World No Tobacco Day is an initiative by the World Health Organization and is observed on May 31 every year. The campaign aims to spread awareness about the dangers of tobacco and its negative impact on health, as well as the exploitation of the nicotine industry that is geared towards the youth in particular. It also aims to reduce the diseases and deaths caused by tobacco consumption.
Facts about Tobacco & Smoking
Tobacco kills more than 8 million people each year. More than 7 million of those deaths are the result of direct tobacco use while around 1.2 million are the result of non-smokers being exposed to second-hand smoke
- Tobacco is costly- Tobacco use costs national economies enormously through increased health-care costs and decreased productivity.
- Tobacco is full of chemicals- There are more than 7,000 chemicals in tobacco smoke. Tobacco growing requires large amounts of pesticides and fertilizers, which can be toxic and pollute water supplies.
- Some chemicals can cause cancer- 69 of these harmful chemicals are known to cause cancer.
- Smoking can literally kill you- There is enough nicotine in five cigarettes to kill an average adult if ingested whole.
Effects of Tobacco & Smoking on Health
Smoking leads to disease and disability and harms nearly every organ of the body. For every person who dies because of smoking, at least 30 people live with a serious smoking-related illness. Smoking causes cancer, heart disease, stroke, lung diseases, diabetes, and chronic obstructive pulmonary disease (COPD), which includes emphysema and chronic bronchitis. Smoking also increases risk for tuberculosis, certain eye diseases, and problems of the immune system, including rheumatoid arthritis. Estimates show smoking increases the risk:
- For coronary heart disease by 2 to 4 times
- For stroke by 2 to 4 times
- Of men developing lung cancer by 25 times
- Of women developing lung cancer by 25.7 times
Secondhand smoke exposure contributes to approximately 41,000 deaths among nonsmoking adults and 400 deaths in infants each year. Secondhand smoke causes stroke, lung cancer, and coronary heart disease in adults. Children who are exposed to secondhand smoke are at increased risk for sudden infant death syndrome, acute respiratory infections, middle ear disease, more severe asthma, respiratory symptoms, and slowed lung growth.
Smoking & Increased Rate of Death
- Smoking causes more deaths each year than the following causes combined:
- Human immunodeficiency virus (HIV)
- Illegal drug use
- Alcohol use
- Motor vehicle injuries
- Firearm-related incidents
- Smoking causes about 90% (or 9 out of 10) of all lung cancer deaths. More women die from lung cancer each year than from breast cancer.
- Smoking causes about 80% (or 8 out of 10) of all deaths from chronic obstructive pulmonary disease (COPD).
- Cigarette smoking increases risk for death from all causes in men and women.
- The risk of dying from cigarette smoking has increased over the last 50 years in the U.S.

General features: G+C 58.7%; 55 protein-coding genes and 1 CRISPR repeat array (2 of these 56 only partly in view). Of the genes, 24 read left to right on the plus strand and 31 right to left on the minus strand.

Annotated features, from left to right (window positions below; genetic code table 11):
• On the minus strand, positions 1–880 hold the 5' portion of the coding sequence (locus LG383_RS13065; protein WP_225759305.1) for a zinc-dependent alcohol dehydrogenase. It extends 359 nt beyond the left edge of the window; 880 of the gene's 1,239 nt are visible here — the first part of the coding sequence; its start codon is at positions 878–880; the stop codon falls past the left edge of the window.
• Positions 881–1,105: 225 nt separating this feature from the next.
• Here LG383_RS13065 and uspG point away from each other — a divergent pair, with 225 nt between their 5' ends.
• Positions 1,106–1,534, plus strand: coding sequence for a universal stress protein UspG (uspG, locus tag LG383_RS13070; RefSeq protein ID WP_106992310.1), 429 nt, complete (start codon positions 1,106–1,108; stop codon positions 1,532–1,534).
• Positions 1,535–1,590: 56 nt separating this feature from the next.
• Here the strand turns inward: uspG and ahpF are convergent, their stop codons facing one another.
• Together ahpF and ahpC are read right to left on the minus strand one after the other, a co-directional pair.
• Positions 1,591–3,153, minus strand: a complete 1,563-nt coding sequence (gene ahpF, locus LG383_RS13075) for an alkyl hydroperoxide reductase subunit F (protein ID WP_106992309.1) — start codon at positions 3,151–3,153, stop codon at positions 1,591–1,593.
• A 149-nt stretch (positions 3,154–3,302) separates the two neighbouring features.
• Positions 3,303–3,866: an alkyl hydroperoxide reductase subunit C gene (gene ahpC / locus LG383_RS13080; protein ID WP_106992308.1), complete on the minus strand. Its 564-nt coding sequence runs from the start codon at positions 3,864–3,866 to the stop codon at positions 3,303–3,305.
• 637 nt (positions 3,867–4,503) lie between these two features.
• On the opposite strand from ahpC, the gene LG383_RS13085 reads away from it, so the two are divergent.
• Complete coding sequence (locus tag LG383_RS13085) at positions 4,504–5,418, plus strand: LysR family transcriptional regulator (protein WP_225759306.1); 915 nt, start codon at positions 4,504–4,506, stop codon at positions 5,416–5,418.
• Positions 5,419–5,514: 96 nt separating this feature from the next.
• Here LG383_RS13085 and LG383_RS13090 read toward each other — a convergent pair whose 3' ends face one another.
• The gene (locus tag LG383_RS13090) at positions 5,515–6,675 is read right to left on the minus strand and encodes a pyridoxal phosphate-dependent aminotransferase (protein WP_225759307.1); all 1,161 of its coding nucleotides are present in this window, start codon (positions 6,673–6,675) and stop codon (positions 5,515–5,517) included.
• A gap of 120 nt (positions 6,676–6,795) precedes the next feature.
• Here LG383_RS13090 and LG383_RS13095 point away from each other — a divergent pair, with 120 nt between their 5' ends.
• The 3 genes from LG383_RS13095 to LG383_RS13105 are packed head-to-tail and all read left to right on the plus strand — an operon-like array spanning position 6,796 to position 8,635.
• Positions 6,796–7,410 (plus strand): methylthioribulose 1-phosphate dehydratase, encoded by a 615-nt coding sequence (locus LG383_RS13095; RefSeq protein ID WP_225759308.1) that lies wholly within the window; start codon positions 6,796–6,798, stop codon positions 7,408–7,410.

HOW TO OBSERVE WORLD NO TOBACCO DAY & Quit Smoking
Count the number of cigarettes you smoke
You might not be ready to quit, and who can blame you? It’s tough. But you can start laying the groundwork for your exit by counting the number of cigarettes you smoke in a day. You’ll start to think more about your health and the amount of money you put into tobacco. When you’re ready to take the plunge, there are plenty of self-help books that will guide you through the early rocky stages. You can do it!
Find Your Reason
To get motivated, you need a powerful, personal reason to quit. It may be to protect your family from secondhand smoke. Or lower your chance of getting lung cancer, heart disease, or other conditions. Or to look and feel younger. Choose a reason that is strong enough to outweigh the urge to light up.
There’s more to it than just tossing your cigarettes out. Smoking is an addiction. The brain is hooked on nicotine. Without it, you’ll go through withdrawal. Line up support in advance. Ask your doctor about all the methods that will help, such as quit-smoking classes and apps, counseling, medication, and hypnosis. You’ll be ready for the day you choose to quit.
Lean On Your Loved Ones
Tell your friends, family, and other people you’re close to that you’re trying to quit. They can encourage you to keep going, especially when you’re tempted to light up.
Give Yourself a Break
One reason people smoke is that the nicotine helps them relax. Once you quit, you’ll need new ways to unwind. There are many options. You can exercise to blow off steam, tune in to your favorite music, connect with friends, treat yourself to a massage, or make time for a hobby..
Once you’ve smoked your last cigarette, toss all of your ashtrays and lighters. Wash any clothes that smell like smoke, and clean your carpets, draperies, and upholstery. Use air fresheners to get rid of that familiar scent. If you smoked in your car, clean it out, too. You don’t want to see or smell anything that reminds you of smoking.
Encourage people around you
As they say, the best way to quit smoking is to never start. So try and encourage other people around you to avoid the habit altogether. Teenagers can be a bit mischievous, so you should guide them from starting that how harmful smoking can be.